The healthcare industry continues to navigate the challenges caused by COVID-19. Clinicians are working tirelessly to provide high-quality care via Telehealth rather than face to face. Yet it seems that now, more than ever, there is a need for simple, secure, and reliable technology to connect patients to their care teams.
To that end, telehealth services guidelines have been relaxed. The Centers for Medicare and Medicaid Services (CMS), State Medicaid programs, and many major insurance payers including Blue Cross Blue Shield and United Healthcare have responded. This does two things: firstly, it simplifies reimbursement, and secondly, it expands patient access to care.
On March 6, 2020, CMS began paying physicians and qualified non-provider professionals (QPPs) for all telehealth visits. For example, 80 additional codes were added for use during the public health emergency.
Meanwhile, there are other highlights of note:
- Telehealth is now available to HPSA areas (federally defined rural areas);
- Patients may receive telehealth visits at home;
- Providers can get paid as they would if the patient was in the office;
- CMS will not include “established patient” audits with the billing provider. This allows clinicians to bill for medical services for new patients.
Here is another conundrum. Telehealth services are typically subject to CMS’ standard co-insurance and deductible amounts. As a result, Medicare patients can be left with a balance due. However, reducing the amounts owed by Medicare beneficiaries can violate the Federal Anti-Kickback Statute, the civil monetary penalty rule, and exclusion laws.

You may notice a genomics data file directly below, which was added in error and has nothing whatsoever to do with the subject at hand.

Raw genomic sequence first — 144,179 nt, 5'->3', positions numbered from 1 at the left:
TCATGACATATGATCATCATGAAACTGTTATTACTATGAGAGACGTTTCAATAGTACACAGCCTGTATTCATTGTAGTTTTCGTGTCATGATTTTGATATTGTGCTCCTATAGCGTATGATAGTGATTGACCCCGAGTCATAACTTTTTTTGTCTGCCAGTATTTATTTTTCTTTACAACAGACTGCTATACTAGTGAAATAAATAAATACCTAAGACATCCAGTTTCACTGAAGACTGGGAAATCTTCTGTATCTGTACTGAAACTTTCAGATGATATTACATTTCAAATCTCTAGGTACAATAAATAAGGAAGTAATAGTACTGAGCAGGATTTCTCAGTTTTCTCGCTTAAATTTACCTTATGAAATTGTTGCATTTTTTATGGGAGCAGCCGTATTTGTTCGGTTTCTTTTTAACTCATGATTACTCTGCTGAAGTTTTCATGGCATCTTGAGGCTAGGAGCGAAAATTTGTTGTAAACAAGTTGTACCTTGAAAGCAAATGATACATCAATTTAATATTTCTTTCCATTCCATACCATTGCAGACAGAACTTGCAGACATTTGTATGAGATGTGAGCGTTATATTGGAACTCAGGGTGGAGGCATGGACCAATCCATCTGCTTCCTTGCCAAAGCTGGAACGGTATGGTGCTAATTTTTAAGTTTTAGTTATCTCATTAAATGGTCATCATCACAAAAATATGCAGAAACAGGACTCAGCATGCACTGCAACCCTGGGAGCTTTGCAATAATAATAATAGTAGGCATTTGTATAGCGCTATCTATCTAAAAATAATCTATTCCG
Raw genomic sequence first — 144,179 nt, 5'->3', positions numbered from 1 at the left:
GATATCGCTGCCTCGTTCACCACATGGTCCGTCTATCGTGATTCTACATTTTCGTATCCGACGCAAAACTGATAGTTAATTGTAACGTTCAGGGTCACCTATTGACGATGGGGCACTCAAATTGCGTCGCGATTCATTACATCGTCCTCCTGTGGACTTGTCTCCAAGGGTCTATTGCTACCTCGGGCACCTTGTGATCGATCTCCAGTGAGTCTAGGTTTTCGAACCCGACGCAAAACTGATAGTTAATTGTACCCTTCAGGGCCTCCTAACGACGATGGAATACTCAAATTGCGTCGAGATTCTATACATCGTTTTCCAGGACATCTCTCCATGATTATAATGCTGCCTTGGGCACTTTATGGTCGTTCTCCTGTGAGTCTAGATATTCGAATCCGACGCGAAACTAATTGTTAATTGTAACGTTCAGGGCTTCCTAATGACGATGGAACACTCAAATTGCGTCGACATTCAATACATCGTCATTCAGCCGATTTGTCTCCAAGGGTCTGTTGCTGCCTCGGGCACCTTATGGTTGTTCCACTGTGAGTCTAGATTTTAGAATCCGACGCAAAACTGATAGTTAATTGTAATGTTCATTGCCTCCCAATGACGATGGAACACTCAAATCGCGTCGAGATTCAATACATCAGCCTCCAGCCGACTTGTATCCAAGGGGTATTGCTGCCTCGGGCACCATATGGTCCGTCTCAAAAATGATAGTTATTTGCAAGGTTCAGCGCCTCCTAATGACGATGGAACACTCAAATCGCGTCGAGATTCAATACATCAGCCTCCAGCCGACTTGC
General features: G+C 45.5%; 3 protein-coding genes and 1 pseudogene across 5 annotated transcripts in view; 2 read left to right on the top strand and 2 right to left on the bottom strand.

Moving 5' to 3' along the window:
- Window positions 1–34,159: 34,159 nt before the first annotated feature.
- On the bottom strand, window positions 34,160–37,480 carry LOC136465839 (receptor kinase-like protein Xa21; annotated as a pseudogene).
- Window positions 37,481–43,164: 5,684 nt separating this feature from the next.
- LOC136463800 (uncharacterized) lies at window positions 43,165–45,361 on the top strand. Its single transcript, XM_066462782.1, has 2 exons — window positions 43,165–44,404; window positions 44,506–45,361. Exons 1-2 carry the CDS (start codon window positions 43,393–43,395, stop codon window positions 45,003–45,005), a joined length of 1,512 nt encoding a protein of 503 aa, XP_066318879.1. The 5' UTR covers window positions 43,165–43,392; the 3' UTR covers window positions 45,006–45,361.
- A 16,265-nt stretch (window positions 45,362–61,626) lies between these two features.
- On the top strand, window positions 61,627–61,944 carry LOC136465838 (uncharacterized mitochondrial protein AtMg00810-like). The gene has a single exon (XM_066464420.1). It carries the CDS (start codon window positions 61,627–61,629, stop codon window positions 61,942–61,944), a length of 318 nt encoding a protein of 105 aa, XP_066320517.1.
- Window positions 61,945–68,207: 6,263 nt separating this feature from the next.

Consequently, new guidance has been issued. The Health and Human Services (HHS) Office of Inspector General (OIG) has determined that providers should not be subject to these sanctions. This allows for reduced or eliminated beneficiary cost share for telehealth or e-visits.
In addition, CMS is recognizing new virtual check-in codes for communication-based technology services (CBTS). These CBTS codes include remote evaluation of pre-recorded patient information (CPT code G2010) and virtual check-ins (CPT code G2012). Each has an average allowable amount of between $12 – $15.
CMS has published two valuable resources. We recommend both: General Medicine Telehealth and Telemedicine Toolkit; and Medicare Learning Network (MLN) Booklet on Telehealth Services. They offer details on telehealth services and billing requirements in response to the COVID-19 health crisis.
One last recommended reading: COVID-19 State Medicaid & CHIP Telehealth Toolkit. Released in April, its goal is to expand telehealth services as the preferred means of delivering and receiving healthcare.
Who is DocsInk
DocsInk differentiates its software from the competition by simultaneously addressing the fiscal, communication, and connectivity needs of medical professionals. Delivered as Software-as-a-Service (“SaaS”), DocsInk is improving the way technology integrates with the various workflows of the healthcare industry. By utilizing the SMART on FHIR platform and protocols, DocsInk has set its platform to create truly integrated and system agnostic services with EHR/PM systems. Beyond our technology, that is native to Mac, PC, iOS, and Android, our team is dedicated to providing customer support and a user experience that is second to none.
Today, DocsInk provides simple, effective solutions that improve the speed, efficiency, accuracy, and adaptable methods in the delivery of patient care not just as a Telehealth Solution but also Remote Patient Monitoring (RPM), Chronic Care Management (CCM) and Mobile Charge Capture. To learn more visit us at www.DocsInk.com.